Local music coalition and radio station host free street concert

By Jordan Duncan, @jordanduncanDE

About 2,000 community members of all ages gathered in the street for bluegrass Saturday evening.

The Carbondale Music Coalition, which organizes local concerts, and WDBX, a community funded radio station, teamed up to host the free event “Live on Main” on Monroe Street by The Civic Center. The showcase featured Nikki Hill and The Woodbox Gang as well as food and liquor vendors.

Curtis Conley, head of the Carbondale Music Coalition, said the concert was free because it was funded by a grant from The Virginia Wellington Cabot Foundation, a philanthropic organization in Boston which has a connections to an SIU alumnus.


Dave Armstrong, station manager of WDBX, said the Carbondale Chamber of Commerce and Carbondale Main Street helped secure the street location.

“It’s a myth that a couple of guys can put something together like this,” he said. “It’s very much a large team effort to accomplish.”

Conley said he has never organized a concert like this before.

“I’ve lived here my whole life and I’ve never seen a concert on the street,” he said. “You can close streets for events that might have music, but not for a concert.”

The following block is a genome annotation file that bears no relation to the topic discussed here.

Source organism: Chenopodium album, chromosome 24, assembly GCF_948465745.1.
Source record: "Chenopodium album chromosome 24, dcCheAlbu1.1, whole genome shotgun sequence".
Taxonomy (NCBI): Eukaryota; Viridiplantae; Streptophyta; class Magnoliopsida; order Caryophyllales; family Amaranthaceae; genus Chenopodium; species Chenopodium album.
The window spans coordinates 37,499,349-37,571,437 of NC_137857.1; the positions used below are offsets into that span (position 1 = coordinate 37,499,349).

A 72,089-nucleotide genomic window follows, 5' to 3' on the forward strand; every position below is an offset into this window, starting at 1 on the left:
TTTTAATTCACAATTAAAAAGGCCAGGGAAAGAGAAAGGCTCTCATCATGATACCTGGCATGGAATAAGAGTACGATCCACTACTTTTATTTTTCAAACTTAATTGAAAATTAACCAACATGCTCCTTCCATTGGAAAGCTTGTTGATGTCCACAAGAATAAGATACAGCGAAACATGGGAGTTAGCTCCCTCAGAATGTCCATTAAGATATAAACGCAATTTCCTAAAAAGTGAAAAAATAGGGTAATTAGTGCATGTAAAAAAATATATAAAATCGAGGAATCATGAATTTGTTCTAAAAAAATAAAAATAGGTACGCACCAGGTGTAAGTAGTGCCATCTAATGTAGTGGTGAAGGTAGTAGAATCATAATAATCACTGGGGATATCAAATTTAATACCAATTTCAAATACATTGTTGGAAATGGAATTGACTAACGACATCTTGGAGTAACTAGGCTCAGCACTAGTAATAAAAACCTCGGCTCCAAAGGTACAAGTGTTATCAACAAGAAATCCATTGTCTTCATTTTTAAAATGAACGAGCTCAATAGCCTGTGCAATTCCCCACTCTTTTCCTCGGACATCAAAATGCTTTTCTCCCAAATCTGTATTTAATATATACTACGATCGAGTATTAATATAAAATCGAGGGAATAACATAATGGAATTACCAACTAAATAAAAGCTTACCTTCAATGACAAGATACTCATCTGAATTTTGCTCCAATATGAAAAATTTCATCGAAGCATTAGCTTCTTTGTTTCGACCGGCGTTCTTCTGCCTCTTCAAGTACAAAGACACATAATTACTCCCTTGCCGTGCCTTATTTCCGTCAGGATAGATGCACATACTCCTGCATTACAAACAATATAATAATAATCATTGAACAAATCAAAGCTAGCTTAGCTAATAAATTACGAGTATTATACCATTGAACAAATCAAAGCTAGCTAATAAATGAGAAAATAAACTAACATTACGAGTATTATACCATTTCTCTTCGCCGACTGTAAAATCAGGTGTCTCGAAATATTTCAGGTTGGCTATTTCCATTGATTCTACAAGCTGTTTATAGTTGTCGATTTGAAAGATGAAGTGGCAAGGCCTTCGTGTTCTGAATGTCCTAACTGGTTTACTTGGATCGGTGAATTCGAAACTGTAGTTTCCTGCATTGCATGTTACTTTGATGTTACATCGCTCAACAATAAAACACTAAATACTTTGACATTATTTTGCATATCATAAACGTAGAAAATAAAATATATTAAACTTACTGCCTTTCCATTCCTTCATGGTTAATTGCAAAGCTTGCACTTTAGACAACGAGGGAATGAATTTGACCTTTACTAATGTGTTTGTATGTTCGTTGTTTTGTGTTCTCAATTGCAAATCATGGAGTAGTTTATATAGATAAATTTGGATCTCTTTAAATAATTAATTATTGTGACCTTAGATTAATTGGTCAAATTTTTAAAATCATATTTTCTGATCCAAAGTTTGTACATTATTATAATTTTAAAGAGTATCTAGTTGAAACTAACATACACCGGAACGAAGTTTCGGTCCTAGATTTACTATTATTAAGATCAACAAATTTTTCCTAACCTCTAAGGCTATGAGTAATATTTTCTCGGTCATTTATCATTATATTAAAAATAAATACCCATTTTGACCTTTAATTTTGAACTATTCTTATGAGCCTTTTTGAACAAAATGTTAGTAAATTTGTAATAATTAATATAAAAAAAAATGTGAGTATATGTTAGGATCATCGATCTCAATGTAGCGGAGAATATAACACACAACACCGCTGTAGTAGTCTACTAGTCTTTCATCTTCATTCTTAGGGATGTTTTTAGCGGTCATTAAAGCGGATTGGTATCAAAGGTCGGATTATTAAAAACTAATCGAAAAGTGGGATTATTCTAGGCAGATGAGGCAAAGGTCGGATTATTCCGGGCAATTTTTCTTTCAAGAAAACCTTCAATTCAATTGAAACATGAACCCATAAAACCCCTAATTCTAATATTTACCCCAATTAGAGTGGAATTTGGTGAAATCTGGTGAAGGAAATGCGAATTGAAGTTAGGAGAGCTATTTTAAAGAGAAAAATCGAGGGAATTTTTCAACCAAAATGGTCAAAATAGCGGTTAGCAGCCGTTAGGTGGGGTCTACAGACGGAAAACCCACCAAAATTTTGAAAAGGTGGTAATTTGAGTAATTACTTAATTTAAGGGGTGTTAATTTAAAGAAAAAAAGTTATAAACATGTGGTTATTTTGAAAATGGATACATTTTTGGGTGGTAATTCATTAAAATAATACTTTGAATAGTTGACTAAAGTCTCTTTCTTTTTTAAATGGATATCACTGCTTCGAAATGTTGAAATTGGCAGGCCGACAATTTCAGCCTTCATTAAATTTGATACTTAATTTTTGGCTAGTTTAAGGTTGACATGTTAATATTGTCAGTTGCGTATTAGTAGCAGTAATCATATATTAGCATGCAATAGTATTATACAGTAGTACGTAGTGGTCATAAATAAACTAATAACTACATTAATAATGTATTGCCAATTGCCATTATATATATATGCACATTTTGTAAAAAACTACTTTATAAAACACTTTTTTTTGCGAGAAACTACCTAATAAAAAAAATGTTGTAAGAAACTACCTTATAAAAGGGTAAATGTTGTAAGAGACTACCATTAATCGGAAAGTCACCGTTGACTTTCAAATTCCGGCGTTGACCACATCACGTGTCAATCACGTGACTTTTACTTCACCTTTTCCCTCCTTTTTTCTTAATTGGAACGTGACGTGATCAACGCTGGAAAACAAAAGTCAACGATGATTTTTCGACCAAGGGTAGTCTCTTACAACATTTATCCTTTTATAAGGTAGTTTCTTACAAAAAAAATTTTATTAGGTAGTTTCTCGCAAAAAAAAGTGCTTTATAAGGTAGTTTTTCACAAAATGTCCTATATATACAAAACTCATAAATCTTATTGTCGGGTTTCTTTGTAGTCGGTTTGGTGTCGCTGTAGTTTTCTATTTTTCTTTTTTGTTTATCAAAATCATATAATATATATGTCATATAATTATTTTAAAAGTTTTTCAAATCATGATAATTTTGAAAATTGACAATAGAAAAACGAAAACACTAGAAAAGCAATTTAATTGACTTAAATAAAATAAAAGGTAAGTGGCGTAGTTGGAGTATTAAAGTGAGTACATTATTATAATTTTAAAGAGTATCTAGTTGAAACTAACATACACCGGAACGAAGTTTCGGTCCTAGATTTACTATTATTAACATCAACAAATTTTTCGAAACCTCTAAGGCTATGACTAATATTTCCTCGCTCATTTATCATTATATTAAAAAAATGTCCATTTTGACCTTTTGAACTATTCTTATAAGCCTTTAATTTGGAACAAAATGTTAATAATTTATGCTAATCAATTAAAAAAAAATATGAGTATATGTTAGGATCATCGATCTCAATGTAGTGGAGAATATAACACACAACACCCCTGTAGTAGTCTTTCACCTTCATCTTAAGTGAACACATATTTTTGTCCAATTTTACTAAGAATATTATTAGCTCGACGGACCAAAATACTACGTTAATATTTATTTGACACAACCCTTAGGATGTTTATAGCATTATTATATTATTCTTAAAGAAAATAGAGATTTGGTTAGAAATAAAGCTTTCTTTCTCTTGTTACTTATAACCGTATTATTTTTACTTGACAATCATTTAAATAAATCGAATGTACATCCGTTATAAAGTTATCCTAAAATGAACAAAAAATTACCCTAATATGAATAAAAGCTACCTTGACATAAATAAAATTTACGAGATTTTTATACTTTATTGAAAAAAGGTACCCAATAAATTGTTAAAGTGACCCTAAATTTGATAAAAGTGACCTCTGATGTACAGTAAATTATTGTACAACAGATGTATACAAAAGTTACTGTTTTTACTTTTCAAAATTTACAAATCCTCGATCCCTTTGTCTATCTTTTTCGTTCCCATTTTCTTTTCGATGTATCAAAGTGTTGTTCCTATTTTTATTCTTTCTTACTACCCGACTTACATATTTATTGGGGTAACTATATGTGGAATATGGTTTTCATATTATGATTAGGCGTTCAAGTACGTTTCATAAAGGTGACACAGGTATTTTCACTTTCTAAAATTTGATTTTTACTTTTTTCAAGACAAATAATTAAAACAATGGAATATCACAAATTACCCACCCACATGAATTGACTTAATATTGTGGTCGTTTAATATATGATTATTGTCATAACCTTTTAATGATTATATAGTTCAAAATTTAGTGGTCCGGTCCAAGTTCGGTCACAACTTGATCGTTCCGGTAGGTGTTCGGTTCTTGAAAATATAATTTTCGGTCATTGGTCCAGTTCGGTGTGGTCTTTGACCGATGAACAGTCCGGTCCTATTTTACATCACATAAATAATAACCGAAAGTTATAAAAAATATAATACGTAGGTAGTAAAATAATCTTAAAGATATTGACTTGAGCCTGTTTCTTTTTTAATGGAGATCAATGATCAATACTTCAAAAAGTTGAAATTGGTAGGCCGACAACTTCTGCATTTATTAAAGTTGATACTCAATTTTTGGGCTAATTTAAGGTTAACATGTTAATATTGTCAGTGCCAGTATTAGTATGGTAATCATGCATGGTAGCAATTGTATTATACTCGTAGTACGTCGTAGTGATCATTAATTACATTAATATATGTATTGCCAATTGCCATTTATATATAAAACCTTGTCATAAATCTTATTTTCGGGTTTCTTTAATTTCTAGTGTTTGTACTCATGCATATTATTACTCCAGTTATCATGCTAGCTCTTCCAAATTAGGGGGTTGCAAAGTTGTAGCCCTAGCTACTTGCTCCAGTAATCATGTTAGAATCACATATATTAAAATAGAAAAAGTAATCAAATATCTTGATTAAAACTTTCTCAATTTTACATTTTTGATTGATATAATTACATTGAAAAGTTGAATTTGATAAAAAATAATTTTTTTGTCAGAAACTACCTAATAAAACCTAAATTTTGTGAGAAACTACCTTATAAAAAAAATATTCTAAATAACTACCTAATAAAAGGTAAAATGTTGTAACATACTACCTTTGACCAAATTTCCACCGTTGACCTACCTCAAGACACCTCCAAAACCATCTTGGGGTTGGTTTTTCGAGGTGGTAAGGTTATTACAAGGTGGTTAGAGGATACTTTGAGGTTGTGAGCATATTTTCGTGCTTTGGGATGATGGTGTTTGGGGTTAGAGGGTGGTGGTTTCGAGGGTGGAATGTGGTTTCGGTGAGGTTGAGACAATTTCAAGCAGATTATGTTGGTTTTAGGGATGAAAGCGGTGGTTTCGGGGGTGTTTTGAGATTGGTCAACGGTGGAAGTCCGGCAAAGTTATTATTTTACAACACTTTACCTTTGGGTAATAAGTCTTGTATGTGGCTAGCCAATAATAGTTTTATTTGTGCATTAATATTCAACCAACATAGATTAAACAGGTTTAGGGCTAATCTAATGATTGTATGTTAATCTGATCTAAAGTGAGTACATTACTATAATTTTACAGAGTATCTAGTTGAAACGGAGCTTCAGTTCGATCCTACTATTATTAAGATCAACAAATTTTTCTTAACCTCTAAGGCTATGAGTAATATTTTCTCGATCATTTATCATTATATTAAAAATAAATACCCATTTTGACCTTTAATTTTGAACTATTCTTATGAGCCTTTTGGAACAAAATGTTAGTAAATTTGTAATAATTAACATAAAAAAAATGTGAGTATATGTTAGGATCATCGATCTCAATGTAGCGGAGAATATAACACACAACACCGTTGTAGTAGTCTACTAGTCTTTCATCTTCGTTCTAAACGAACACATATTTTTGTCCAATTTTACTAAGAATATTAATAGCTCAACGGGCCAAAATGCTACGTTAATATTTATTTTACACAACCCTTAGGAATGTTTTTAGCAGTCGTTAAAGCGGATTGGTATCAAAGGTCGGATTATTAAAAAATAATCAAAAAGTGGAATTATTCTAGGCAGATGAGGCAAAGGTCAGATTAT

Corina Lang, an alumna who attended the concert, said she is a longtime fan of the Woodbox gang and saw their first set together at the Yellow Moon in Cobden when the owners encouraged them to play.

Lang, 62, said Carbondale’s music scene is a major part of the town’s culture.

“I don’t think I would still be here if there wasn’t a good music scene,” she said. “I need that.”


Armstrong said he hopes the show and others similar to it will help foster the downtown economy.

“There’s an economic benefit to Carbondale whenever it’s supporting live music, so a big turnout can be a big boost in the area,” he said.

The event helped bring people into other businesses in the downtown area, but the show’s primary reason was to enjoy music, Conley said.

“It’s about rock ‘n’ roll first,” he said. “It is important to make sure you’re helping your community, too, and that you’re not hurting it in any way.”

Lang said shows like this are something the city needs to keep its culture alive.

“It revives the energy in Carbondale,” she said. “We need to keep that energy. They want to do a lot of stuff here and change that party image.”

Conley said events like this bring a positive image to Carbondale.

“It’s a good thing to show people in Carbondale, not just students but professional people as well, this community has something fun going on,” he said.

Armstrong said he was satisfied with the event’s result.

“We had planned for a turnout of this size,” he said. “When you see it, it really looks fantastic.”

He said the large attendance for the concert was a sign of good things to come.

“This proves that Carbondale is behind us,” Armstrong said. “Carbondale showed tonight that they want to have a lot more events like this.”